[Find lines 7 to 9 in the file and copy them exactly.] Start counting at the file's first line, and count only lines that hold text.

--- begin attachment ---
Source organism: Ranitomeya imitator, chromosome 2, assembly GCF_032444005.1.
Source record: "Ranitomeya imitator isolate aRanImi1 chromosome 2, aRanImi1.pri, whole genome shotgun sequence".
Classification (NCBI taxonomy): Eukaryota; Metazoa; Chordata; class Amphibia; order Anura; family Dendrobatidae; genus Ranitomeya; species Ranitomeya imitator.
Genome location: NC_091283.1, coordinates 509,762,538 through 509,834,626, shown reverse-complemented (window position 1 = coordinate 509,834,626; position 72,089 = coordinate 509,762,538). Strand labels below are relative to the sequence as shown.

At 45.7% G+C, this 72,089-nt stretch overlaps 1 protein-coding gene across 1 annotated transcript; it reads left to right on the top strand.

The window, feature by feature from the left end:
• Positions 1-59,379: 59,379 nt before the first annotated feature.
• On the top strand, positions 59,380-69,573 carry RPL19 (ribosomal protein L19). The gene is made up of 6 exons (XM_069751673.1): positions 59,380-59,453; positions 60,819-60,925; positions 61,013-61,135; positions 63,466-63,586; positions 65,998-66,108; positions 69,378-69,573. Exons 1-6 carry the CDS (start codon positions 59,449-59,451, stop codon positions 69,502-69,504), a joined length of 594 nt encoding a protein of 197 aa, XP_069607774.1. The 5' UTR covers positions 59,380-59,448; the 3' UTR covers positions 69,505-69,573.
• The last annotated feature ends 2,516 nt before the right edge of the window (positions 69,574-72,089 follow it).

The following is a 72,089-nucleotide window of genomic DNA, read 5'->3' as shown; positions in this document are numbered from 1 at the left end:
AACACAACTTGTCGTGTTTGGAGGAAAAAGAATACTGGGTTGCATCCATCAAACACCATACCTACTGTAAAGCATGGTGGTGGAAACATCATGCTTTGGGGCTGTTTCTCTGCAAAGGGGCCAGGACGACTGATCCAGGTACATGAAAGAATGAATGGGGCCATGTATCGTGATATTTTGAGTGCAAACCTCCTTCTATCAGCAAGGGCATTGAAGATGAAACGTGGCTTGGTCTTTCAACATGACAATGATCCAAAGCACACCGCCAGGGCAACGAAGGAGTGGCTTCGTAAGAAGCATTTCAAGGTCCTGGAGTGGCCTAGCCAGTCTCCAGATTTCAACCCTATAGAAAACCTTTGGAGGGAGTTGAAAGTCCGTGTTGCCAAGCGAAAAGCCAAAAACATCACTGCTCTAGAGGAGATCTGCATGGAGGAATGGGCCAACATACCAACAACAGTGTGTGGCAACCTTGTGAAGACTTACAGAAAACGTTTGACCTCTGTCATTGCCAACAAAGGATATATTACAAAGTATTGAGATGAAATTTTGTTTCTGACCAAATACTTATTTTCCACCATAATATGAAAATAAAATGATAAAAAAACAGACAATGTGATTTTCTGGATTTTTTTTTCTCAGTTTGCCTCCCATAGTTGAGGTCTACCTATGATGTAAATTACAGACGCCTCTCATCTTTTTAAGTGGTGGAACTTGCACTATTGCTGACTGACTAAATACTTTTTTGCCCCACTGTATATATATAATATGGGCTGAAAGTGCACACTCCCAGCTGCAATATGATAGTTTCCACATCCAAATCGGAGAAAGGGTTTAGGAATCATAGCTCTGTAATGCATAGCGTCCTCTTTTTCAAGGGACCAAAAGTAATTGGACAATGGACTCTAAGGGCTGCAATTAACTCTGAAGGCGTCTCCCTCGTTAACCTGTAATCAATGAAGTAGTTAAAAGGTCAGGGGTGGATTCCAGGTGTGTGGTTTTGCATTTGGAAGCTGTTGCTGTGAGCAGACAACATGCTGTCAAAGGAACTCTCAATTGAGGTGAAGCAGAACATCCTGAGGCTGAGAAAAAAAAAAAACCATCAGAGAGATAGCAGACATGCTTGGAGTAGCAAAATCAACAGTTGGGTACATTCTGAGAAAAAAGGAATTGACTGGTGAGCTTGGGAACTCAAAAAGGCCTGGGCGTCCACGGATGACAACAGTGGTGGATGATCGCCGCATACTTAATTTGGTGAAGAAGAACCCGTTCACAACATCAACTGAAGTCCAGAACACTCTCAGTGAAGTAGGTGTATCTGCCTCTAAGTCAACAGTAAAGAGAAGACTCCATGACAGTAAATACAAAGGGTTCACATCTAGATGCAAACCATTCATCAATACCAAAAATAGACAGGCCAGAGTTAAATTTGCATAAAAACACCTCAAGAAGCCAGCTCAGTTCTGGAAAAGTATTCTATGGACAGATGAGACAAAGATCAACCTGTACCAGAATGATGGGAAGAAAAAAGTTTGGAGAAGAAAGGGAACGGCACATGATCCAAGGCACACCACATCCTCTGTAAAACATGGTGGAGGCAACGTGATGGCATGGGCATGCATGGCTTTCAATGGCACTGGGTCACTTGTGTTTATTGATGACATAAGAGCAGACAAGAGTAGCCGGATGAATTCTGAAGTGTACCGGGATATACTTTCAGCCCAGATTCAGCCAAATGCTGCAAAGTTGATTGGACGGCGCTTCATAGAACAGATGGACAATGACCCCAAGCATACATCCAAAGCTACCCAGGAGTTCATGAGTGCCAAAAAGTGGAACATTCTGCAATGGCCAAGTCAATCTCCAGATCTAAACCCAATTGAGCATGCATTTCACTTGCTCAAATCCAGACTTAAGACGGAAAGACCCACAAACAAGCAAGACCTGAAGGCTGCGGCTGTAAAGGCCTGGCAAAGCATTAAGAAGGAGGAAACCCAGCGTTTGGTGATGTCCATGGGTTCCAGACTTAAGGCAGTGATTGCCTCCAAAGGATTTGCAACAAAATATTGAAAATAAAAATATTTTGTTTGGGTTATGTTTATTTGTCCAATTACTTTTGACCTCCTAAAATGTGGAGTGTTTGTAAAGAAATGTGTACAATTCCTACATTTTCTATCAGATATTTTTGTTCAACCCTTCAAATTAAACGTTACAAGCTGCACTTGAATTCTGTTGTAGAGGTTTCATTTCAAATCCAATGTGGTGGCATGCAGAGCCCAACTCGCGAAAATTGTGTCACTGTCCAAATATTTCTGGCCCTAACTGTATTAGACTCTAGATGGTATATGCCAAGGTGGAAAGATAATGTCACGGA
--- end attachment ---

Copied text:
• Positions 1-59,379: 59,379 nt before the first annotated feature.
• On the top strand, positions 59,380-69,573 carry RPL19 (ribosomal protein L19). The gene is made up of 6 exons (XM_069751673.1): positions 59,380-59,453; positions 60,819-60,925; positions 61,013-61,135; positions 63,466-63,586; positions 65,998-66,108; positions 69,378-69,573. Exons 1-6 carry the CDS (start codon positions 59,449-59,451, stop codon positions 69,502-69,504), a joined length of 594 nt encoding a protein of 197 aa, XP_069607774.1. The 5' UTR covers positions 59,380-59,448; the 3' UTR covers positions 69,505-69,573.
• The last annotated feature ends 2,516 nt before the right edge of the window (positions 69,574-72,089 follow it).